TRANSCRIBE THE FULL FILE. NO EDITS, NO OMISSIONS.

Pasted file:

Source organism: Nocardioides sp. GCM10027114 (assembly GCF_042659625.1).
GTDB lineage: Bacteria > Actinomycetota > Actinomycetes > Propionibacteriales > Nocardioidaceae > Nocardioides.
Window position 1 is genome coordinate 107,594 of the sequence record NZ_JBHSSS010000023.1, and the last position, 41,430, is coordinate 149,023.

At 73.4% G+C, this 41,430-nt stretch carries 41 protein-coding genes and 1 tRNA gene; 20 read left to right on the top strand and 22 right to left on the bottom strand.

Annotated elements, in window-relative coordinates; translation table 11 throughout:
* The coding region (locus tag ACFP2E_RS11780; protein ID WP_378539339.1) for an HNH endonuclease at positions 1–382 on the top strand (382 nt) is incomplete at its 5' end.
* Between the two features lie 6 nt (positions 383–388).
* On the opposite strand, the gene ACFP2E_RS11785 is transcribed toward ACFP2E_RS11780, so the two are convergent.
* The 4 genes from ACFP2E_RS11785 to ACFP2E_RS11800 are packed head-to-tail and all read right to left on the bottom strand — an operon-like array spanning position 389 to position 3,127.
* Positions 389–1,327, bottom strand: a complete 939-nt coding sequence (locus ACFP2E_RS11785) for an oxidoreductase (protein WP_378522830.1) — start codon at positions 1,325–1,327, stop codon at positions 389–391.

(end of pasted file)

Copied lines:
Source organism: Nocardioides sp. GCM10027114 (assembly GCF_042659625.1).
GTDB lineage: Bacteria > Actinomycetota > Actinomycetes > Propionibacteriales > Nocardioidaceae > Nocardioides.
Window position 1 is genome coordinate 107,594 of the sequence record NZ_JBHSSS010000023.1, and the last position, 41,430, is coordinate 149,023.

At 73.4% G+C, this 41,430-nt stretch carries 41 protein-coding genes and 1 tRNA gene; 20 read left to right on the top strand and 22 right to left on the bottom strand.

Annotated elements, in window-relative coordinates; translation table 11 throughout:
* The coding region (locus tag ACFP2E_RS11780; protein ID WP_378539339.1) for an HNH endonuclease at positions 1–382 on the top strand (382 nt) is incomplete at its 5' end.
* Between the two features lie 6 nt (positions 383–388).
* On the opposite strand, the gene ACFP2E_RS11785 is transcribed toward ACFP2E_RS11780, so the two are convergent.
* The 4 genes from ACFP2E_RS11785 to ACFP2E_RS11800 are packed head-to-tail and all read right to left on the bottom strand — an operon-like array spanning position 389 to position 3,127.
* Positions 389–1,327, bottom strand: a complete 939-nt coding sequence (locus ACFP2E_RS11785) for an oxidoreductase (protein WP_378522830.1) — start codon at positions 1,325–1,327, stop codon at positions 389–391.